Archive | January, 2002

Penyanyi Bersaing Di Anugerah Planet Muzik

25 Jan

Penyanyi Malaysia, Singapura dan Indonesia sekali lagi berentap merebut trofi pada Anugerah Planet Muzik 2002 yang akan berlangsung di Singapura Sabtu ini (26 Januari).

Antara penyanyi Malaysia yang turut disenarai peringkat akhir ialah Siti Nurhaliza, Dayang Nurfaizah dan Ziana Zain dalam kategori Artis Terbaik Wanita. Turut dicalonkan Titi DJ dan Rossa dari Indonesia.

Dalam kategori lelaki pula tidak ada penyanyi dari Malaysia dicalonkan. Kategori itu menampilkan penyanyi kelahiran Singapura M.Nasir, Ferhad serta tiga penyanyi Indonesia, Ari Lasso, Andre Hehanussa dan Harvey Malaiholo.

Kumpulan nasyid kontemporari Raihan dan Rabbani pula dicalonkan dalam kategori Kumpulan Terbaik bersama kumpulan Kaleoidoscopicuriosity (Singapura), Padi dan penyanyi duet Anang dan Kris Dayanti dari Indonesia.

Dalam kategori Kumpulan Baru Terbaik pula pasangan Ajai, Nurul dan Bozz dari Malaysia turut dicalonkan. Mereka bersaing bersama kumpulan-kumpulan dari Indonesia.

Kategori wanita pula menampilkan Elyana, Samirah, Mala serta penyanyi Singapura Asiyah Sinnan dan Shanty.

Dalam kategori album pula album Safa (Siti Nurhaliza), Seandainya Masih Ada Cinta (Dayang Nurfaizah), Phoenix Bangkit (M.Nasir), Aku Cinta Padamu (Ziana) turut layak bersaing bersama Sesuatu Yang Tertunda (Padi) dan Makin Aku Cinta (Anang dan Kris Dayanti).

Lagu Menadah Gerimis (Ziana), Raikan Cinta (M.Nasir), Masirah (M.Nasir), Percayalah (Siti Nurhaliza), Makin Aku Cinta (Anang & Kris Dayanti) dan Kasih Tak Sampai (Padi) bersaing merebut anugerah Lagu Terbaik.

Anugerah Planet Muzik 2002 juga turut mempertandingkan beberapa kategori melibatkan penyanyi tempatan Singapura sahaja.

Selain menyampaikan anugerah, ia juga akan menampilkan persembahan hiburan oleh Siti Nurhaliza, Dayang Nurfaizah, Ziana, Nurul dan Ajai, Ferhad, Fazley, Yassin, Hetty Sarlene, Rem, Man Bai, Harvey Malaiholo, Kris Dayanti, Padi, Anterro Boys dan beberapa lagi

Powered by Utusan Malaysia

Aussies Sweep The Board At Globes

22 Jan

Aussies sweep the board at Globes

BEVERLY HILLS, JAN. 21. “A Beautiful Mind,” Ron Howard’s emotional thriller about a brilliant but schizophrenic mathematician, won the Golden Globe Award for best dramatic motion picture on Sunday night, while “Moulin Rouge,” Baz Luhrmann’s self-consciously gaudy attempt to resurrect the movie musical, was named best comedy or musical film.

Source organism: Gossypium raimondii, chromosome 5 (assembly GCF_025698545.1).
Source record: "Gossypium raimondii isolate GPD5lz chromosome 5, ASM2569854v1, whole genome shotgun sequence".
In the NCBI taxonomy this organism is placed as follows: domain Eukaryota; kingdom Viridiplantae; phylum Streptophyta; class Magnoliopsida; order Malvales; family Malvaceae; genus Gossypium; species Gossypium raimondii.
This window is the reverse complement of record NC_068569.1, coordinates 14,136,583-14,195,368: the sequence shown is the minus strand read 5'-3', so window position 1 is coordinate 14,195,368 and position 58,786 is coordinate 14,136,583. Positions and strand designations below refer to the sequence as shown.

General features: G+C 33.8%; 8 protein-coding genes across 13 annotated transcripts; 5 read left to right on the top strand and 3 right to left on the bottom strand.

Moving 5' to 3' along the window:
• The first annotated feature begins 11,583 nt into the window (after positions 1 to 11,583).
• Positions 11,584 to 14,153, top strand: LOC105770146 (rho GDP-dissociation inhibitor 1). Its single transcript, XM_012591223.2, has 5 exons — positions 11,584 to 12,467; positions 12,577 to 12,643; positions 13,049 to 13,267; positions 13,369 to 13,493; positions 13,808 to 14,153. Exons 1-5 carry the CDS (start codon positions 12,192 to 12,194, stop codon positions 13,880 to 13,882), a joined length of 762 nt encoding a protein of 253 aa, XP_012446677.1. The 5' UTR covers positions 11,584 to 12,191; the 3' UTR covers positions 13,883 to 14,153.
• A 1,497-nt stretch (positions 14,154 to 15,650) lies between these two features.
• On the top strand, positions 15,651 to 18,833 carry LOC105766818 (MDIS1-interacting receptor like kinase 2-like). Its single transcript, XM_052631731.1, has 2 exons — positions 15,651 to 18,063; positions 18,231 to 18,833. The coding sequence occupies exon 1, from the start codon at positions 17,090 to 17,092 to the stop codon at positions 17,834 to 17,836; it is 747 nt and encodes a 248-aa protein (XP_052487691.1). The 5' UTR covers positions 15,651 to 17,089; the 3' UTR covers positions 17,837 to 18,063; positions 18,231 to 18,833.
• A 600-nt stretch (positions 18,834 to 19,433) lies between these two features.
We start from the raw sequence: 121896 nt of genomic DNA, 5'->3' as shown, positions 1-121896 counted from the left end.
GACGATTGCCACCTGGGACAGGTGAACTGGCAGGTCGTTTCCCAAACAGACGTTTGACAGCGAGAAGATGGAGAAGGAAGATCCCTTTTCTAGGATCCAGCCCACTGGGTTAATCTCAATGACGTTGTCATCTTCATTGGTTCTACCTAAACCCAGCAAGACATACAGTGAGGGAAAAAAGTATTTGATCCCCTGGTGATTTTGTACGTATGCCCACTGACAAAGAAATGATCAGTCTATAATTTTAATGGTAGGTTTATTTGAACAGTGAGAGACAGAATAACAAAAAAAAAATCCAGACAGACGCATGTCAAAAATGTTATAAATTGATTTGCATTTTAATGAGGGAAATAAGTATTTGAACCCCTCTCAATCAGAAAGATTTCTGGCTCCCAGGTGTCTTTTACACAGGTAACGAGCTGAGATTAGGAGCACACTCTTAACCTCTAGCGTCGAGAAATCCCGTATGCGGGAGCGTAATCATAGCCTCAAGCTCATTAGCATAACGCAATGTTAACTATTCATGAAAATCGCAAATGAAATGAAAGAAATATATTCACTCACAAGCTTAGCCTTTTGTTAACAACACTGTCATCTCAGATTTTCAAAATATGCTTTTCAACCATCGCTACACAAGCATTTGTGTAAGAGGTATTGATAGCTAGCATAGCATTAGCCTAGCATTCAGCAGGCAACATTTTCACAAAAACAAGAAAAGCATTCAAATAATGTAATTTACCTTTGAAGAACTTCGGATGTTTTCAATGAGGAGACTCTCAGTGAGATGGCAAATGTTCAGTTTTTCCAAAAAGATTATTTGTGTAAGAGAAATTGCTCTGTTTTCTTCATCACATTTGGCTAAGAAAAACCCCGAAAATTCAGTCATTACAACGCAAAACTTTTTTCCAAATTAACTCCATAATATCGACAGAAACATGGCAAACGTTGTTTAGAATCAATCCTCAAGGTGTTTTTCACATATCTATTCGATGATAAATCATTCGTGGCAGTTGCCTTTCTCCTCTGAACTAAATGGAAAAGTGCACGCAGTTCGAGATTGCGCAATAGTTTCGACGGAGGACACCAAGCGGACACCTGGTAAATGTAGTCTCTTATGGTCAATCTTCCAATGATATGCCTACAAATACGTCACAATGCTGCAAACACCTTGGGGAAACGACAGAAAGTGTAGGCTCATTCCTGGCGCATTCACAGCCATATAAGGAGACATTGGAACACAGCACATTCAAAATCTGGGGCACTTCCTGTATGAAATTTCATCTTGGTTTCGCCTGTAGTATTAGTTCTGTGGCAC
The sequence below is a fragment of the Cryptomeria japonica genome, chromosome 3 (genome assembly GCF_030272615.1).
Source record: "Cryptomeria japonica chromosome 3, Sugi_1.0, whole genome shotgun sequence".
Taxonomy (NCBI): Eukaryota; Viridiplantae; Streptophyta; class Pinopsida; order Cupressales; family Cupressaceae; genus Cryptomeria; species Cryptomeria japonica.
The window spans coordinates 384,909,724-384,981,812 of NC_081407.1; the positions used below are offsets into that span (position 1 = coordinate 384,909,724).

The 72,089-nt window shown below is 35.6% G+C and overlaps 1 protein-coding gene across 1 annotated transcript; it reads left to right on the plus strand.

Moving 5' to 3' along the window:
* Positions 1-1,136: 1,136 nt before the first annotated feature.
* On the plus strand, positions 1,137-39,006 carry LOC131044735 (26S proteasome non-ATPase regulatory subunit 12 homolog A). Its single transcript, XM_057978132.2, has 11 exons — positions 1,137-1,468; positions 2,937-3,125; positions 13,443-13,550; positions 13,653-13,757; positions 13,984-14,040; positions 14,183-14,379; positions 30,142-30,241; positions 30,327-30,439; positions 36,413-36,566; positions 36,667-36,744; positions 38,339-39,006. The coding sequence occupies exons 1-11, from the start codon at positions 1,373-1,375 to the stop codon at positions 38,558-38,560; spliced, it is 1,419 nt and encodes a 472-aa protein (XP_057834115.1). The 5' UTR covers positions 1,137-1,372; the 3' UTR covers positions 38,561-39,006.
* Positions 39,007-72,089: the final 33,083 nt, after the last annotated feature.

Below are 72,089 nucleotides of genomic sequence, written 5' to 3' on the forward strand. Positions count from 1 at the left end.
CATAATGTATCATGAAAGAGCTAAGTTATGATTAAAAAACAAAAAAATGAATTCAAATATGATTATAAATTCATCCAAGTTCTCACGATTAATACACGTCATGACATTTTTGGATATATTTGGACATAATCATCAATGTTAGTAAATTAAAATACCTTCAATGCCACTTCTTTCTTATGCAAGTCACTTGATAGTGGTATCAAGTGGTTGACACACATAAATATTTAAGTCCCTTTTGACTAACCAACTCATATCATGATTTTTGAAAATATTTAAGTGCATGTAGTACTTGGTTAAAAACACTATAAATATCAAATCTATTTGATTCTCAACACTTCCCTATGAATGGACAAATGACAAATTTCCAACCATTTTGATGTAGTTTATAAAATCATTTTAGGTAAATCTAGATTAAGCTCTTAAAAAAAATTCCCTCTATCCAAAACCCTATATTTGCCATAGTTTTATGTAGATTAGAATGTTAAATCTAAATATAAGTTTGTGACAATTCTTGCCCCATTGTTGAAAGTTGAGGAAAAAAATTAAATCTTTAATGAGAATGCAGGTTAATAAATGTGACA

Many had hoped that the 59th annual Golden Globe Awards would help clarify what had been a fairly muddled movie awards season, perhaps giving some indication of what films were likely to figure prominently in the Academy Awards later this year. Certainly, both “Moulin Rouge” and “A Beautiful Mind” got significant boosts at Sunday night’s ceremonies, which were held in the International Ballroom of the Beverly Hilton Hotel.

It was also a banner night for Australians, and for HBO. Luhrmann and acting winners Russell Crowe, Nicole Kidman and Rachel Griffiths are all Australians, and HBO took all three top television awards: best dramatic series, best comedy series and best mini-series. Howard’s film also won for Crowe’s lead dramatic performance as the mathematician, Jennifer Connelly’s supporting performance and for Akiva Goldsman’s script, while Luhrmann’s anachronistic musical, mixing period settings with contemporary songs, won for Kidman’s lead performance and Craig Armstrong’s score.

Sissy Spacek won the award for Best Actress in a Dramatic Film for “In the Bedroom,” playing a mother trying to overcome the violent death of her son. One of the evening’s bigger surprises, and the source of the longest ovation, was Robert Altman’s winning the best director award for “Gosford Park,” a murder mystery set on an English country estate. “Gosford Park” was widely seen as a solid return to form for one of the legendary American directors of the 1970s. Among the films that are considered strong Oscar contenders and held multiple nominations going into Sunday’s ceremonies yet came away empty-handed were “The Lord of the Rings: The Fellowship of the Ring,” “Mulholland Drive” and “Ali.”

Harrison Fordon Sunday night added the Foreign Press Association’s Cecil B. DeMille Award to his roster. — New York Times

Hindu On Net

The Foreign Hand

20 Jan

The foreign hand